By Kurt Knotts, father and Connecticut Children’s employee
On a Sunday morning in October 2009, my wife Kelly and I looked at our 11-week old daughter, Jamie, and knew we needed to drive to Connecticut Children’s Medical Center. What we didn’t know was how our lives would change forever that day. We didn’t hear Dr. Finck’s words after “liver tumor.” We couldn’t comprehend what Dr. Isakoff was saying was in store for us. We were fortunate that Kelly had taken off a year of teaching to be with Jamie and our 2 ½ year old son Braeden. I was fortunate to work for a compassionate employer, Fuss & O’Neill, who gave me all the time I needed. Not so many families have those luxuries. So we moved into Connecticut Children’s that day with no knowledge of how long we would stay, no knowledge of the world inside those walls.
Over the next three months, Jamie endured chemotherapy, sedation in the PICU, scans, shots, counts, surgeries, and trips to the old 2nd floor clinic. We even traveled to Boston Children’s to begin the liver transplant process. But in the end, even after some hopeful tumor shrinkage, the very rare and aggressive cancer refused the chemotherapy and took over her tiny body. On a cold January Saturday morning, she earned her wings and was called back to her creator.
Through it all, Kelly and I were continually amazed at the care, concern, and compassion of the staff at Connecticut Children’s. They became our family, and we became theirs. We felt a dual sense of loss when we went home that day: saying goodbye to Jamie and saying goodbye to our new family. It drove us to want to give back, to stay connected, and to keep Jamie’s spirit alive.
I had experience managing my company’s golf league and chairing the company golf tournament, and Kelly was an avid runner and enjoyed charity running and triathlon events. We decided to form a foundation and create and all-ages event in Old Wethersfield called Jamie’s Run. With support including Fuss & O’Neill, Phoenix Laboratories, US Environmental Rental, JB Sports, and the Town of Wethersfield, we attracted over 800 participants and raised over $36,000 for the new Clinical Care Center for Cancer and Blood Disorders in our first year. You can see Jamie’s name on the plaque outside the clinic, which makes her parents overwhelmingly proud. She will always have a place there. Over the next five years, working with Robin Vidito and the Foundation team, we have raised over $120,000 for cancer clinical trials and the family assistance fund, in the hopes that no more families have to endure what we endured.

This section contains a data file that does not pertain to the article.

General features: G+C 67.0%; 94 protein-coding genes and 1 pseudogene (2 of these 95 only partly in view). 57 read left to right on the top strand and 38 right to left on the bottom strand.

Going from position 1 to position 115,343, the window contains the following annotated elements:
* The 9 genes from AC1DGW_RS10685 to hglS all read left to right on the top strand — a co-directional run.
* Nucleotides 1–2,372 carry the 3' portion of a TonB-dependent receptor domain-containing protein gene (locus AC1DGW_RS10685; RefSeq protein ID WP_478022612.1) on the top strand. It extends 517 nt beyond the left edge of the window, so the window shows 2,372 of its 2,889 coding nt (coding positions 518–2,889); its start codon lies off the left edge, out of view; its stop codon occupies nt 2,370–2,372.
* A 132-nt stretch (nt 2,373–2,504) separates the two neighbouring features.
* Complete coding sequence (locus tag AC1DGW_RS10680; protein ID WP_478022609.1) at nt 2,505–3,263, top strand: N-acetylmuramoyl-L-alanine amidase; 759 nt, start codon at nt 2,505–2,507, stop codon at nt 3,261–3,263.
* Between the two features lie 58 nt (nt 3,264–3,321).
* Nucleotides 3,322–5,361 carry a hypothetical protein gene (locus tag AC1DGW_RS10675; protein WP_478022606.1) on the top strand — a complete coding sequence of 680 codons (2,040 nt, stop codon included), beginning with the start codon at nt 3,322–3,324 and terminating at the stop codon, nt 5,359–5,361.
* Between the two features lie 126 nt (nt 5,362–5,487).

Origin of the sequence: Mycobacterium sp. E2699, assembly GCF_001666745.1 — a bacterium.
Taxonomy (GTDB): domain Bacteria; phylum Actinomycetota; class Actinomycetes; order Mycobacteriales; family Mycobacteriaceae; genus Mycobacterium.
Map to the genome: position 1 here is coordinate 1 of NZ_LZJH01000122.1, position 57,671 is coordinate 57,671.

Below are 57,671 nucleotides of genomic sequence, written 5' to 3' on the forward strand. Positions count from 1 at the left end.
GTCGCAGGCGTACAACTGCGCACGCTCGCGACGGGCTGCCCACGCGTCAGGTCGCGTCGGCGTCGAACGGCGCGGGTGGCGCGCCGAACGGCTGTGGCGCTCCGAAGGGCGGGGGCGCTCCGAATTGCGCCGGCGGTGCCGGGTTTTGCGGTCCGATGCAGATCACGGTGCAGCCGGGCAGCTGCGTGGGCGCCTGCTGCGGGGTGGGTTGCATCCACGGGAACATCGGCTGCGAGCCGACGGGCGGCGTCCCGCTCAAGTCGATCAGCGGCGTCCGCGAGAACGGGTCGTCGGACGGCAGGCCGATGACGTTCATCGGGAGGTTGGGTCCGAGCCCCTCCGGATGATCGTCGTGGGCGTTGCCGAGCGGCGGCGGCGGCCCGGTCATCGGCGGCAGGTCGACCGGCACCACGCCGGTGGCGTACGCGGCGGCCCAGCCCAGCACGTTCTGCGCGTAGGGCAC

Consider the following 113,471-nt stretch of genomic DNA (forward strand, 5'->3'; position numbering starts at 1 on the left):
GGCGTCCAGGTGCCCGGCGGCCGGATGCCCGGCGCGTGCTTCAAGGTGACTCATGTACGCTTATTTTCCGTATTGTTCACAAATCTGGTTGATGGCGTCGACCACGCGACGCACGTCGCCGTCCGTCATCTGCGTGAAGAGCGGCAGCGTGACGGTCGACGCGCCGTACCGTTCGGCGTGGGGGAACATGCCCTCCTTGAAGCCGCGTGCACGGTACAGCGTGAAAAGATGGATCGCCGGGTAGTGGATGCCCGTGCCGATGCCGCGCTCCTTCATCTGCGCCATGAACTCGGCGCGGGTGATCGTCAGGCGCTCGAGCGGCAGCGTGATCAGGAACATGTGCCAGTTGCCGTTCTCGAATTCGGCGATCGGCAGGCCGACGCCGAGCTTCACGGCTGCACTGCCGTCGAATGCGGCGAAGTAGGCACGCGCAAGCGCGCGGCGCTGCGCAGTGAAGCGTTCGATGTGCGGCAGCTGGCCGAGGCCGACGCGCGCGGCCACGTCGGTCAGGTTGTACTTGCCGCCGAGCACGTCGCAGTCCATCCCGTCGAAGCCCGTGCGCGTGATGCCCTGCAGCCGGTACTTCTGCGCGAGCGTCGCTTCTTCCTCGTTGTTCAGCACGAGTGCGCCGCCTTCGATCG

After a long career in the private sector and a wetland construction project coming to an end, I took the opportunity of having last winter off to volunteer/intern at the Foundation with the events team. I was welcomed early every morning by long-time (now retired) employee, Lucy Sorice, and the whole Foundation welcomed me in the way only Connecticut Children’s can. January through April was a surprisingly busy time, gearing up for the summer’s events and dealing with the unbelievable amount of toy donations in the toy storage building. I helped assist a family that was starting a new trail run in April, Reid’s Run, and immediately made a connection with the mother whose son had also passed away and amazingly shared the same birth date as Jamie. Those experiences furthered my resolve that this was the right decision for me and this is where I belong.
I came to the Foundation to prove to myself and the team that I could translate my diverse skill set to the non-profit world and be a valuable asset to the events team. During those winter months, several team members moved on to different careers, leaving job openings available for motivated, passionate individuals. Now bear in mind that the average Development Coordinator is a 24-year-old female, and I am now a 42-year-old father of two. I wasn’t sure I could rise above the competition. On top of that, my wetland project was starting up again in late April and I had to leave the Foundation not knowing my fate.
But my passion for Connecticut Children’s and the patients and families that support us shined through, and I received the call from HR that I was hoping for. I wrote my first (and hopefully last) resignation letter and began my career as a permanent member of the Connecticut Children’s family. It was very cool: my first day here was like my first day back, I already knew most everyone here, and I picked up where I left off. I have never felt more at home.
And I owe it all to Jamie. Her strong little heart that just didn’t want to stop, her twinkling eyes that followed her big brother around the room, and her spirit that lives on in so many people through Jamie’s Run, will forever mold who I am. I am a different person than I was five years ago. You never know where life will take you. You never really know the plan. Just don’t ignore the signs that are put in front of you. Step out of your comfort zone and take some chances. You just might find what you’re looking for.
For more information on how you can support Jamie’s Run, visit http://www.jamiesrun.org.